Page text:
Longman Dictionary of Contemporary English homepage

temper

1 noun
     
tem‧per1
1 [uncountable and countable] a tendency to become angry suddenly or easily:
That temper of hers will get her into trouble one of these days.
According to Nathan, Robin has quite a temper.
Theo needs to learn to control his temper.
quick/bad/fiery etc temper
Be careful, he's got a pretty violent temper.
tempers flare also tempers become frayed British English (=people become angry)
Mason's temper flared when he spotted his girlfriend kissing another man.
2

lose your temper

to suddenly become very angry so that you cannot control yourself:
I've never seen Vic lose his temper.
3 [singular, uncountable] the way you are feeling at a particular time, especially when you are feeling angry for a short time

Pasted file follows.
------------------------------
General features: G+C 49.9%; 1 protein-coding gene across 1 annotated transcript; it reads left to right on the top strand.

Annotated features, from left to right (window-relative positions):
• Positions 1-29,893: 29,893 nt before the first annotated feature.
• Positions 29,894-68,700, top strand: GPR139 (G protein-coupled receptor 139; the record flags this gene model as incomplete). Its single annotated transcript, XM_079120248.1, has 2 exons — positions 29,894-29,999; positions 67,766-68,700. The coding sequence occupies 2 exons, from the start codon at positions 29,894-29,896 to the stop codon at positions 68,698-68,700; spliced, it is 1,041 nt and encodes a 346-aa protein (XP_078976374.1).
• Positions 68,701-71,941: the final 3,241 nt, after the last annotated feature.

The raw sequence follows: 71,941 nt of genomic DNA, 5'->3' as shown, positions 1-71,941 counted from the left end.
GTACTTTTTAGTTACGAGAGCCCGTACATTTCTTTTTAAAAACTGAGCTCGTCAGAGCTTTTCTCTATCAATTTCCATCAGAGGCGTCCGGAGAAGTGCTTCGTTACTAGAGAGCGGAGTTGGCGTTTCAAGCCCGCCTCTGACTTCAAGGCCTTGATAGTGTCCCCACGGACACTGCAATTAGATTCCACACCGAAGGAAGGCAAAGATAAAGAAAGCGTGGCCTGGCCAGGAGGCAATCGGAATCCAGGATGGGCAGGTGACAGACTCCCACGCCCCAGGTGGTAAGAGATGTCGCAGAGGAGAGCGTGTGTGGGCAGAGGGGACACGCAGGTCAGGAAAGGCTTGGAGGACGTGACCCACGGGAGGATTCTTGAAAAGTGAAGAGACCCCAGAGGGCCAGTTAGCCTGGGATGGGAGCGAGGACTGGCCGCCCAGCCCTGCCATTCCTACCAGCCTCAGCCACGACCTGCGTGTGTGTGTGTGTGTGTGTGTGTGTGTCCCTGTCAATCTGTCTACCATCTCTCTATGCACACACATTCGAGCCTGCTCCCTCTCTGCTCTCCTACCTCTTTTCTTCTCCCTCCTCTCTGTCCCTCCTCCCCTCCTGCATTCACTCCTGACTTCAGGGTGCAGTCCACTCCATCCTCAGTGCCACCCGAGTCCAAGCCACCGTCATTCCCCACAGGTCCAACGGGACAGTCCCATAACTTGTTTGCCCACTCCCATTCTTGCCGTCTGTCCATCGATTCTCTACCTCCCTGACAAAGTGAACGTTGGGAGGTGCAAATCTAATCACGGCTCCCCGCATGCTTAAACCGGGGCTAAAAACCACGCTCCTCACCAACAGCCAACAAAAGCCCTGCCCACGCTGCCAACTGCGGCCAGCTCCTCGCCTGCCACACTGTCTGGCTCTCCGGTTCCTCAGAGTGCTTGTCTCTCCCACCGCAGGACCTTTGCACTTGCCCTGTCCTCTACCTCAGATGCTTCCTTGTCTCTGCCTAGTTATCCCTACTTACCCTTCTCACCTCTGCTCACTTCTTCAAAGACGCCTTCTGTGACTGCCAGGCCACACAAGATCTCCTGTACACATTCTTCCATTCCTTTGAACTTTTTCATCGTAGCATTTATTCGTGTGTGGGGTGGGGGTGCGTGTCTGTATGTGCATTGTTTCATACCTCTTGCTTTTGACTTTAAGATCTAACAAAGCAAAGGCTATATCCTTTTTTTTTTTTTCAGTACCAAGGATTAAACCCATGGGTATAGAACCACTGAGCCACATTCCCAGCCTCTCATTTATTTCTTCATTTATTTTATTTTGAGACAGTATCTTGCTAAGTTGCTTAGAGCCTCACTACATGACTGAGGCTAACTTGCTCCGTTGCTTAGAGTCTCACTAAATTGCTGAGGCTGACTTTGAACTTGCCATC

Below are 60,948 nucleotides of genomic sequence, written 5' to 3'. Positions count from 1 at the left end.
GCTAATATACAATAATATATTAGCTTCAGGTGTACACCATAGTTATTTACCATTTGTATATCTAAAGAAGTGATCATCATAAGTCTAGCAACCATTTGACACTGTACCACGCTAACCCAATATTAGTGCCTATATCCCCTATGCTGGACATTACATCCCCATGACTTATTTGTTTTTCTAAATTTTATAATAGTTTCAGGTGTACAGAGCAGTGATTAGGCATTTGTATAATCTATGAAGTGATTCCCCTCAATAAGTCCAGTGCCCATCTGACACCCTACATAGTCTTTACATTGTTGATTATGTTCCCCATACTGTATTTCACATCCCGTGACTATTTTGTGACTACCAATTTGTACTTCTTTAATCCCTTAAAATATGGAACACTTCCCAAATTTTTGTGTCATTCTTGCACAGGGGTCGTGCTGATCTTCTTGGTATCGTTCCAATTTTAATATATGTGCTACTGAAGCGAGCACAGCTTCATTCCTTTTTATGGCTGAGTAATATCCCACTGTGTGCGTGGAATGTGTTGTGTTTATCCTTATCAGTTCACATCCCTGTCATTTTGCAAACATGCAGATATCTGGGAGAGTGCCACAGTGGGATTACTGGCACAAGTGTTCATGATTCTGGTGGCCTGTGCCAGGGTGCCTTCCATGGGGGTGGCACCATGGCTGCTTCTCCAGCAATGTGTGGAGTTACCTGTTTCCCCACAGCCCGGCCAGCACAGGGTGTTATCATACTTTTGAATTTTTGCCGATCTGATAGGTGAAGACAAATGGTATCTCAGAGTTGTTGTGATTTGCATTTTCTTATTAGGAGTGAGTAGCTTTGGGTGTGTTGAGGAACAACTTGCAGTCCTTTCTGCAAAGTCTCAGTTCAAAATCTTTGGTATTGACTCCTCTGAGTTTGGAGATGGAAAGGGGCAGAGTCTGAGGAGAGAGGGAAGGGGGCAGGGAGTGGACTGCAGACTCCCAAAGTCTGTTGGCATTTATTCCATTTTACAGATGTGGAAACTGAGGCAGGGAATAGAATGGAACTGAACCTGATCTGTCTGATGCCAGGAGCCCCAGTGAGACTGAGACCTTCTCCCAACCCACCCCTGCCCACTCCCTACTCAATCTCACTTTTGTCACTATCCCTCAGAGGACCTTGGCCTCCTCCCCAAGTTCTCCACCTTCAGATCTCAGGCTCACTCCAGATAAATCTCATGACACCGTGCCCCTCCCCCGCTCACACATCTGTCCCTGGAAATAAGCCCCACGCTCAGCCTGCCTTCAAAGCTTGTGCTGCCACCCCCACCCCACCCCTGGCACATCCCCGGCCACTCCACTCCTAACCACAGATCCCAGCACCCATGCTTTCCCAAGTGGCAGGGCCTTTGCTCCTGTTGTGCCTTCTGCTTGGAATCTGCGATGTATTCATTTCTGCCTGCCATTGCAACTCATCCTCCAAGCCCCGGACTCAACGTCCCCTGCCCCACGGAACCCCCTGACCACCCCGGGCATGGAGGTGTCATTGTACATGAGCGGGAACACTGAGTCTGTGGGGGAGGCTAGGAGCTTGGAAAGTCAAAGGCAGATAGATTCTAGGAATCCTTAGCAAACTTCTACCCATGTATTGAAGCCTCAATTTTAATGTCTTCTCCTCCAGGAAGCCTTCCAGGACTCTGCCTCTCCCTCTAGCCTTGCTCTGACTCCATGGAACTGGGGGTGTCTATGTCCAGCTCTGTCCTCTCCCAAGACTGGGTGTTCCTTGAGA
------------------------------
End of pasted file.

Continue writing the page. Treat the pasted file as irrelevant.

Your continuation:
in a temper
It's no use talking to him when he's in a temper.
Pete hit his brother in a fit of temper.
be in a bad/foul temper (=to be angry)
Watch out - she's been in a foul temper all day.
fly into a temper
Her boss would fly into a temper if a project wasn't done on time.
4

keep your temper

to stay calm when it would be easy to get angry:
I was finding it increasingly difficult to keep my temper.
5

good-tempered/foul-tempered/quick-tempered etc

having a good, bad temper etc:
Minnie was always good-tempered and agreeable.
6 [singular] formal the general attitude that people have in a particular place at one time
temper of
the temper of life in Renaissance Italy

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